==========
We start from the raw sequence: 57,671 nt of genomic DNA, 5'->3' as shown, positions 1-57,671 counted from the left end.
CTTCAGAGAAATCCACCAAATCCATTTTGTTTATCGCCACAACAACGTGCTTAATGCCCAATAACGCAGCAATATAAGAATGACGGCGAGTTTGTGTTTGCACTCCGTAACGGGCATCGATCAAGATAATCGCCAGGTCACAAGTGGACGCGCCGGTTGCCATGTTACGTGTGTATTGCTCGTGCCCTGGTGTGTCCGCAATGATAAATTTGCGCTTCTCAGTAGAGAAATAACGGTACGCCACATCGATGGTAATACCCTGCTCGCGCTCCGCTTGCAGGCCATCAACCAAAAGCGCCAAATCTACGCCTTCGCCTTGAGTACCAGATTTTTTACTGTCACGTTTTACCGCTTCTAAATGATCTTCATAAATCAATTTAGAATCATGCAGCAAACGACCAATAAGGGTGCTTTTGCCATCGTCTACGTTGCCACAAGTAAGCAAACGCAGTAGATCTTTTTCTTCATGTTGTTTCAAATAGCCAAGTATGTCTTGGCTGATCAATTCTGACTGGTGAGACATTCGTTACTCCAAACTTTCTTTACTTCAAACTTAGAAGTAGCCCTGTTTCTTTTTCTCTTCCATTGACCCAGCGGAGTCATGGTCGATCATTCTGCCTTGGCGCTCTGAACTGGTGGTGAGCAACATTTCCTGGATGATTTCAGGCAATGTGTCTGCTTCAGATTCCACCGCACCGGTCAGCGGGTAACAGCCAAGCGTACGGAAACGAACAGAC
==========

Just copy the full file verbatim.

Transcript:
We start from the raw sequence: 57,671 nt of genomic DNA, 5'->3' as shown, positions 1-57,671 counted from the left end.
CTTCAGAGAAATCCACCAAATCCATTTTGTTTATCGCCACAACAACGTGCTTAATGCCCAATAACGCAGCAATATAAGAATGACGGCGAGTTTGTGTTTGCACTCCGTAACGGGCATCGATCAAGATAATCGCCAGGTCACAAGTGGACGCGCCGGTTGCCATGTTACGTGTGTATTGCTCGTGCCCTGGTGTGTCCGCAATGATAAATTTGCGCTTCTCAGTAGAGAAATAACGGTACGCCACATCGATGGTAATACCCTGCTCGCGCTCCGCTTGCAGGCCATCAACCAAAAGCGCCAAATCTACGCCTTCGCCTTGAGTACCAGATTTTTTACTGTCACGTTTTACCGCTTCTAAATGATCTTCATAAATCAATTTAGAATCATGCAGCAAACGACCAATAAGGGTGCTTTTGCCATCGTCTACGTTGCCACAAGTAAGCAAACGCAGTAGATCTTTTTCTTCATGTTGTTTCAAATAGCCAAGTATGTCTTGGCTGATCAATTCTGACTGGTGAGACATTCGTTACTCCAAACTTTCTTTACTTCAAACTTAGAAGTAGCCCTGTTTCTTTTTCTCTTCCATTGACCCAGCGGAGTCATGGTCGATCATTCTGCCTTGGCGCTCTGAACTGGTGGTGAGCAACATTTCCTGGATGATTTCAGGCAATGTGTCTGCTTCAGATTCCACCGCACCGGTCAGCGGGTAACAGCCAAGCGTACGGAAACGAACAGAC